How to Write a Patent Application

How to Write a Patent Application is, in my opinion, a “must have” for patent attorneys, patent agents and law students alike. It is a crucial hands-on resource that walks you through every aspect of preparing and filing a patent application, from working with an inventor to patent searches, preparing the patent application, drafting claims and more. I have used this treatise when I teach law school classes on how to draft patent applications. I am a big fan.

The author of the treatise is Jeff Sheldon, who is a partner with Sheldon Mak & Anderson. In addition to being the author of this highly regarded treatise, Sheldon is recognized by California Lawyer as one of the 20 best intellectual property lawyers in the state, he teaches law school, and serves as an expert witness. His presentation of the material makes the treatise unique (in my humble opinion) because it is approachable by those who are new to the material, but also useful for those who have everything up to more advanced levels of experience.


Patent Drafting: Defining Computer Implemented Processes

The following post was written by Gene Quinn , of IPWatchdog and Practice Center Contributor.

The United States Patent and Trademark Office is radically updating the Patent Bar Examination starting in April 2011.  Since I teach the PLI Patent Bar Review Course that has required John White and I to revise our materials.  One of the new things tested will be the recently released 112 Guidelines, which are full of great information and explanation, particularly relating to computer implemented processes; what many would call software.  Being the “software guy” one of my responsibilities has been to work on the 112 Guidelines and the Bilski Guidelines for the PLI course.  So I thought I would take this opportunity to write, once again, about how to disclose computer implemented inventions to satisfy the disclosure requirements, which are embodied specifically in 35 U.S.C. § 112.

The statutory requirements for computer-implemented inventions are the same as for all inventions.  That means that in order to be patentable the invention must meet the patent eligibility test in 35 U.S.C. § 101, the invention must be new (§ 102), it must be non-obvious (§ 103) and it must be adequately described (§ 112).  Since the United States Supreme Court announced its decision in Bilski v. Kappos, the United States Patent and Trademark Office has continually urged patent examiners to get beyond the § 101 inquiry except in extreme cases.  Prior to the Supreme Court’s Bilski decision many examiners would simply see a computer-implemented method and issue a blanket and rather non-specific rejection asserting that the invention was not patent eligible subject matter under § 101.  The USPTO focus on getting past § 101 and to the meat of the invention means that such rejections are no longer the norm.  It also means that the Patent Office is pushing the real question about whether an patentable invention is presented into the adequate description space pursuant to § 112.  Thus, a thorough and complete description is absolutely essential when your invention relates to a computer-implemented method, whether it is software, an Internet processes or a business method. (more…)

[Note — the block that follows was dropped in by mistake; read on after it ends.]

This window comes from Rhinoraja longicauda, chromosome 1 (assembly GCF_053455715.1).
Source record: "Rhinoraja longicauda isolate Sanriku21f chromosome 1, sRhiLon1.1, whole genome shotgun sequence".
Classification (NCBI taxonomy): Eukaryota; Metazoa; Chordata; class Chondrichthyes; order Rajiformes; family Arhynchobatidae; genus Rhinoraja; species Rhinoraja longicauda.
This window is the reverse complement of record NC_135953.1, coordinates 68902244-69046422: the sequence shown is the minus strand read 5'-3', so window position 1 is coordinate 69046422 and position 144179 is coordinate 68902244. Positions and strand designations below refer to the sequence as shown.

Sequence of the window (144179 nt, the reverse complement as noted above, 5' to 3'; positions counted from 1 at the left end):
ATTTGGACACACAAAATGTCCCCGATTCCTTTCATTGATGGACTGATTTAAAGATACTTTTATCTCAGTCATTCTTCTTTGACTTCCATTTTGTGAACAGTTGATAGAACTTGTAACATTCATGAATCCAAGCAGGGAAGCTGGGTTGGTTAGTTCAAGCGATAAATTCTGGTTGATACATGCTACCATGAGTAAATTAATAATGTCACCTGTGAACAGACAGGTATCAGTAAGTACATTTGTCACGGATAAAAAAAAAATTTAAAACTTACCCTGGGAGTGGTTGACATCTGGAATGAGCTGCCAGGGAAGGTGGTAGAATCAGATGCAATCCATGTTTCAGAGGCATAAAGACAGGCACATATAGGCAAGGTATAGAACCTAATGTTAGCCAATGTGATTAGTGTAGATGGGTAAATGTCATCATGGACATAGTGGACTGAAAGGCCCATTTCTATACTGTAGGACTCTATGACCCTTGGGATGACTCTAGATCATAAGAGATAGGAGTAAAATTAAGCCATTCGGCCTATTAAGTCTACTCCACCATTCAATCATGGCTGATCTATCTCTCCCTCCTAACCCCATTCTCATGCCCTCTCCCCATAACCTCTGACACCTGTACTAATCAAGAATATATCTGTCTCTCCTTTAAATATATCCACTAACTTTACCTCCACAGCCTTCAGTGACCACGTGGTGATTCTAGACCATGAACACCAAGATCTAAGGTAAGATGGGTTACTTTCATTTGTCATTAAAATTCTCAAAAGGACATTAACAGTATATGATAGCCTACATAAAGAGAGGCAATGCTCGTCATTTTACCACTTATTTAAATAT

Centocor v. Abbott Labs: When Is A Biotech Invention Complete And Ready For Filing?

The following post was written by Gerald M. Murphy, Partner at Birch, Stewart, Kolasch & Birch, LLP and Practice Center Contributor.

On February 23, 2011, the Court of Appeals for the Federal Circuit in Centocor v. Abbott Labs set aside a $1.7 billion jury verdict in favor of the patentee (Centocor) and held the patent claims at issue were invalid for lack of written description.  This decision reflects a trend of the Federal Circuit in recent years to invalidate patents for lack of written description and offers little guidance as to what is necessary to actually comply with the written description requirements. This case dealt with a somewhat “unpredictable” biotech invention, where there was not an actual reduction to practice of the claimed invention.  In the pharmaceutical fields, it is very common to have method claims directed to treatment of humans and it is very unusual to have had an actual reduction to practice of the method prior to filing the patent application.  However, in this case, the claims were not directed to a method of use, but rather, a new product (antibody).  Based on this and other cases, it appears that the trend of finding lack of written description may become more common in so-called “predictable technologies.” (more…)